Model UN Online Conference

Model UN Online Conference

Kristen Sheng, Outreach Director

On top of school being adapted in order to offer students a safe education, extracurricular activities have adjusted how they run. Model United Nations is a prominent club at Fairview and across the country. Model UN allows students to simulate the real United Nations by assigning each student a country so they can debate about specific world issues. In a normal year, around once a month, hundreds of students in Model UN from all over Colorado come together to a host school in order to debate. Students are put into different groups depending on their level of competition, and their goal is to draft resolutions so that students, acting as their assigned countries, can vote on them.


“This process takes a long time and, in the more advanced councils, it often takes the whole day to reach the point where we vote on the proposed resolutions written by nations with oftentimes contrasting opinions,” said senior Elisa Woodham, who is the Secretary General of Model UN. 


This year, Model UN conferences are being held over Zoom. Many members of the club were able to find positive aspects despite the challenging shift in how conferences are taking place. 


Junior Gavin Outlaw, who has been in the club since his freshman year said, “With being online, technology has been helpful when it comes to writing […] I find it more organized and efficient.”


“[An] advantage is that you can easily fact-check and, in general, use the internet as a tool,” said senior Gabe Butler, who is the club’s secretary.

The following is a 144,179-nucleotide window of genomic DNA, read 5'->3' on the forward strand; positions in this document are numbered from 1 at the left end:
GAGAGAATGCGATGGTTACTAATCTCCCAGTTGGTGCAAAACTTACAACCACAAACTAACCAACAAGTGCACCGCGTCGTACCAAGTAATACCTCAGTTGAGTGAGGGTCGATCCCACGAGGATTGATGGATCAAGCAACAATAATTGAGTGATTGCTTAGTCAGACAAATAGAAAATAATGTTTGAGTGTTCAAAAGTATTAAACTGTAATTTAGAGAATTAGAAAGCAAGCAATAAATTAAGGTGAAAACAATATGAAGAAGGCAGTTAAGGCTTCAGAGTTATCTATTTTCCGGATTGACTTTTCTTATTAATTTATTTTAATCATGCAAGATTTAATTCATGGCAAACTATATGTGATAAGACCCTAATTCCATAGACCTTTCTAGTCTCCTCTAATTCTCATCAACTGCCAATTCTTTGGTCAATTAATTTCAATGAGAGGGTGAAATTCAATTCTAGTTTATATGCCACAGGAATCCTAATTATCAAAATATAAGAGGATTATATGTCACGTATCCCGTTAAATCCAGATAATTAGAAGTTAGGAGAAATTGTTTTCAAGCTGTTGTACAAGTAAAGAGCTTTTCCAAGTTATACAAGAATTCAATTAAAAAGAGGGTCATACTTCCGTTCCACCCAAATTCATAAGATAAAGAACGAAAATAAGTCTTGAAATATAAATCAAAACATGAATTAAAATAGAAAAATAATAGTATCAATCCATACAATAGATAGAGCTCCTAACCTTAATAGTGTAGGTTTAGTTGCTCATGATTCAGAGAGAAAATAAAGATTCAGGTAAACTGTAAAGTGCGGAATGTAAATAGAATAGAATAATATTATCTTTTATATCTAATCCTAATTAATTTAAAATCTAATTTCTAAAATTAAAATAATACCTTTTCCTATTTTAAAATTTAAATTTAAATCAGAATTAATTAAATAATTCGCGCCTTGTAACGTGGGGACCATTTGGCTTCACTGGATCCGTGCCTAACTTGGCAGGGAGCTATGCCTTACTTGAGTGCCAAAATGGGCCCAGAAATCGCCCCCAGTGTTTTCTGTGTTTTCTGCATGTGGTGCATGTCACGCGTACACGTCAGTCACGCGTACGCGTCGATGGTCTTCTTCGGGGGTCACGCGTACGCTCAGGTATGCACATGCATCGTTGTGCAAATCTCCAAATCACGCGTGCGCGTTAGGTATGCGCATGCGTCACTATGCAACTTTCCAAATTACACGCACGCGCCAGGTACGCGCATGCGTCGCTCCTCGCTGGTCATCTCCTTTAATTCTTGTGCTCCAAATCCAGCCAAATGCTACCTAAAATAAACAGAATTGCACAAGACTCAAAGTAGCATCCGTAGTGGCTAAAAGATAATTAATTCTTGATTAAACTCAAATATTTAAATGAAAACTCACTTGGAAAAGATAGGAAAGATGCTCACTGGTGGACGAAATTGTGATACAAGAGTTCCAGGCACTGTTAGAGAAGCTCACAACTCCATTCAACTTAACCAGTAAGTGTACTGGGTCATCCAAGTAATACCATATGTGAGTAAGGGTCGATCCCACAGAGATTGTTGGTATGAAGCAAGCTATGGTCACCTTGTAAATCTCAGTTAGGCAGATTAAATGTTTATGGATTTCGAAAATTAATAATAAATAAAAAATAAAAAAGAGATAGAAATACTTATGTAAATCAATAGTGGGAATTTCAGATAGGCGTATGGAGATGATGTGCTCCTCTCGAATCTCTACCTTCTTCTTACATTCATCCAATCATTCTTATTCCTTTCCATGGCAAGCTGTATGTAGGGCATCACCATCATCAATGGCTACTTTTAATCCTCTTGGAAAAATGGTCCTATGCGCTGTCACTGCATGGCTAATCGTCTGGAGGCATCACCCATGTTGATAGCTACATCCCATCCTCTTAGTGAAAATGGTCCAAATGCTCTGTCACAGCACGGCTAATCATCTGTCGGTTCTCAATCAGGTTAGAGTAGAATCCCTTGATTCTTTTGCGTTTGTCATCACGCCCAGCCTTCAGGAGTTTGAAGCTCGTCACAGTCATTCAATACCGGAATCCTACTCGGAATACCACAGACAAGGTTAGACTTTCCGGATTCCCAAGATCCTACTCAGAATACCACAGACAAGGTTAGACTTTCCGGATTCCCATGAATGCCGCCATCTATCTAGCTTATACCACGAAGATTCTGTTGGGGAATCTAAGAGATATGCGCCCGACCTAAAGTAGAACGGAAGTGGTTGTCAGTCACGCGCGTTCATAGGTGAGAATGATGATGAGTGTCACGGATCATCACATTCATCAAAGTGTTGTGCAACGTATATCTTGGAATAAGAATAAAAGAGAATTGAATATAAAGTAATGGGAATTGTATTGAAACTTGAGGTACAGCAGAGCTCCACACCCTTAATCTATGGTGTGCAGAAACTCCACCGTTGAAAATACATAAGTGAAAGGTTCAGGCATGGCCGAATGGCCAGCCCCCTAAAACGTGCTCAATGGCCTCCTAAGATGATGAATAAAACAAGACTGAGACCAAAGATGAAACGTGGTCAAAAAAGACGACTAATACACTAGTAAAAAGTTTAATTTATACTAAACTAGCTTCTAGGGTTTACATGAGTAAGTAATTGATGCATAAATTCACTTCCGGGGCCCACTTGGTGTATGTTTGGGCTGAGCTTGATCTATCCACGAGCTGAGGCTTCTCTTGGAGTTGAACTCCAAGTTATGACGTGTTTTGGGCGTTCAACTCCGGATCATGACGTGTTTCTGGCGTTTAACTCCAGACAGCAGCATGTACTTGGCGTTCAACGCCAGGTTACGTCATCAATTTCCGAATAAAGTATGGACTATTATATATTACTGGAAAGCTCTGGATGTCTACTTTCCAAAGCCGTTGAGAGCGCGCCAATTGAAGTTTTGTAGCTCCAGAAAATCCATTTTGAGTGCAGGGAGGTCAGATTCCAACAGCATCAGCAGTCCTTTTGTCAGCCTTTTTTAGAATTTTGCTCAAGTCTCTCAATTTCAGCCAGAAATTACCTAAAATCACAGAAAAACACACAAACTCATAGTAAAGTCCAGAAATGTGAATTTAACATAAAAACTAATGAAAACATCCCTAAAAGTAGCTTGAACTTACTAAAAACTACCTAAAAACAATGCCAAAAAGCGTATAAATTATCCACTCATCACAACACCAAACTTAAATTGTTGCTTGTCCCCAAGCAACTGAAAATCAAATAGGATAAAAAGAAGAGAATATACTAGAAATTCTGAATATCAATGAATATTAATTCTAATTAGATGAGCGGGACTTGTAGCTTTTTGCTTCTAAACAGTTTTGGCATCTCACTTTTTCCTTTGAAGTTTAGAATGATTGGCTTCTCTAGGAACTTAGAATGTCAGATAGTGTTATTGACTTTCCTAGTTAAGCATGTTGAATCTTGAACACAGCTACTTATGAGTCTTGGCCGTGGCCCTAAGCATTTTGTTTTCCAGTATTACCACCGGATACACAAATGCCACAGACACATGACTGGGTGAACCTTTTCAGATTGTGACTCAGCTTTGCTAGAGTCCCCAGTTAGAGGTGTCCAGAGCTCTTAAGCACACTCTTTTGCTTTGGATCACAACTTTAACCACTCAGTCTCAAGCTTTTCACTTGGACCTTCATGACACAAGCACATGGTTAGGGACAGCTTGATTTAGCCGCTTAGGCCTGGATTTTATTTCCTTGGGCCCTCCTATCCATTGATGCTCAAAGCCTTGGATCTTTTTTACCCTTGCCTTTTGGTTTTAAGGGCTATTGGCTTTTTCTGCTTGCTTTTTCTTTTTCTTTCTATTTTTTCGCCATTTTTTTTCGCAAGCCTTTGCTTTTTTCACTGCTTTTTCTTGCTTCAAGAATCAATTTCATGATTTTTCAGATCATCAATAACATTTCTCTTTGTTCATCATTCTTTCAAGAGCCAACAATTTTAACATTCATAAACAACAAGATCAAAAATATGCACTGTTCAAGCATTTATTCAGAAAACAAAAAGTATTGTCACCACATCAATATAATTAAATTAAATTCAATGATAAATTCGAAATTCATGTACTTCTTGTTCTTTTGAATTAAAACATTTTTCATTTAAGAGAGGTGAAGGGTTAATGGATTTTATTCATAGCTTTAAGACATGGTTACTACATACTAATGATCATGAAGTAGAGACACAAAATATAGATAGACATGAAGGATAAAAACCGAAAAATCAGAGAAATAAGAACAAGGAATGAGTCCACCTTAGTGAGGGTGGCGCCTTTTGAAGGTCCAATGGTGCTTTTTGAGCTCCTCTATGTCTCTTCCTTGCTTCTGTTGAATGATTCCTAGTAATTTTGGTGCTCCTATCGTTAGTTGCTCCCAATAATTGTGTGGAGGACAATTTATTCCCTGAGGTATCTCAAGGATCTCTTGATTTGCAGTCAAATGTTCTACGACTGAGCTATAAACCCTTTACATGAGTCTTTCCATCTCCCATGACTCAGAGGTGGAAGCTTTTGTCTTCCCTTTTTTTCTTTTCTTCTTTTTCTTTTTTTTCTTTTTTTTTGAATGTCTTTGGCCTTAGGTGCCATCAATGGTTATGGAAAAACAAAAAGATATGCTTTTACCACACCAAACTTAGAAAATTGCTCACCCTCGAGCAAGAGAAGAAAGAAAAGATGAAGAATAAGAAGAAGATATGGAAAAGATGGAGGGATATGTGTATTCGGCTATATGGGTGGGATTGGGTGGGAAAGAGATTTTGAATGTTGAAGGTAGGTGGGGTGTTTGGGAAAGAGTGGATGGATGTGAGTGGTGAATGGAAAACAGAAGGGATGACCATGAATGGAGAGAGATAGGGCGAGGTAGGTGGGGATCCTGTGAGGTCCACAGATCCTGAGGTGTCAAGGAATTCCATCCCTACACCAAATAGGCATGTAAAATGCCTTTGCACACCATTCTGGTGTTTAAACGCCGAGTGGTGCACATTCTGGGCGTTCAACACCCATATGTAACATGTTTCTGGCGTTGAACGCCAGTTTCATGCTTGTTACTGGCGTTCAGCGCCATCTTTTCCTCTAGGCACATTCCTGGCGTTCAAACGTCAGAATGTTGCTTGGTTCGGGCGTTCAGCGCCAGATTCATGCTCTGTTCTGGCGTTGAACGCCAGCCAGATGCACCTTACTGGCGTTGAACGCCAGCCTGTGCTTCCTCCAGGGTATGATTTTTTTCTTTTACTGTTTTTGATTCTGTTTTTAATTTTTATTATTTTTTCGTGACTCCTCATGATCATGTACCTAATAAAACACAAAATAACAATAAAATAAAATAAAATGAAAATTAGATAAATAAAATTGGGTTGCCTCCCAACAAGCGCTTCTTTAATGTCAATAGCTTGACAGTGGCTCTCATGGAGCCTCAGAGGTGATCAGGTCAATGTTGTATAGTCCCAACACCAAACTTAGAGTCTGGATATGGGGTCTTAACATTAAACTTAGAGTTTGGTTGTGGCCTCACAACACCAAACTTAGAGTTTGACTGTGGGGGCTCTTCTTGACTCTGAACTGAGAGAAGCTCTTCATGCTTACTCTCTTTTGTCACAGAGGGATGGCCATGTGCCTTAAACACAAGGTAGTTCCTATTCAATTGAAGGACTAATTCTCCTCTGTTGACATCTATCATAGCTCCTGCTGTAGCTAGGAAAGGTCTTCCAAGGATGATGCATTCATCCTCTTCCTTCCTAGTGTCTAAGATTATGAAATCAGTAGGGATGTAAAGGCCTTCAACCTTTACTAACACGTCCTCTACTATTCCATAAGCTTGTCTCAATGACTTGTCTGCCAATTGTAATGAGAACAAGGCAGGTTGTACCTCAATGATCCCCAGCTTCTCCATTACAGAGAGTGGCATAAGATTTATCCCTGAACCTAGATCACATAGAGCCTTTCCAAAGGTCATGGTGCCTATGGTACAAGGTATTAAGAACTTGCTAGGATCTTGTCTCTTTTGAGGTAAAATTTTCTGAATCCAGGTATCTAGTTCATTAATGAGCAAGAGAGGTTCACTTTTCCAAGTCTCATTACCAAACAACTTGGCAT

Unfortunately, there are evident challenges that Model UN students face with adapting to the new format.


“Communicating with my partner was kind of difficult, and we had to do it by texting each other during the conference, which was hard to manage and coordinate,” said freshman Olaya Garcia-Grau. 


Outlaw said, “A big part of MUN is how you portray yourself, your presence in the room during the council, etc. It’s really hard to portray that online, especially since that is a very big part of how you are scored.”


In the end, in person or online, Model UN members are thankful to be a part of a club that has taught them many real-world skills.


“Model UN has taught me to be better at public speaking, communication, and collaboration […] The purpose of Model UN is a group of strangers (most of the time) are trying to work together to reach a solution to a problem […] with the hope of achieving peace,” said Butler.

Similarly, Woodham said, “I have learned loads from Model UN, specifically improving my speaking skills, my ability to collaborate with others and find common ground with those who have vastly different ideas or opinions […] MUN really teaches important skills that helps everyone involved become a more educated global citizen and a more creative problem solver.”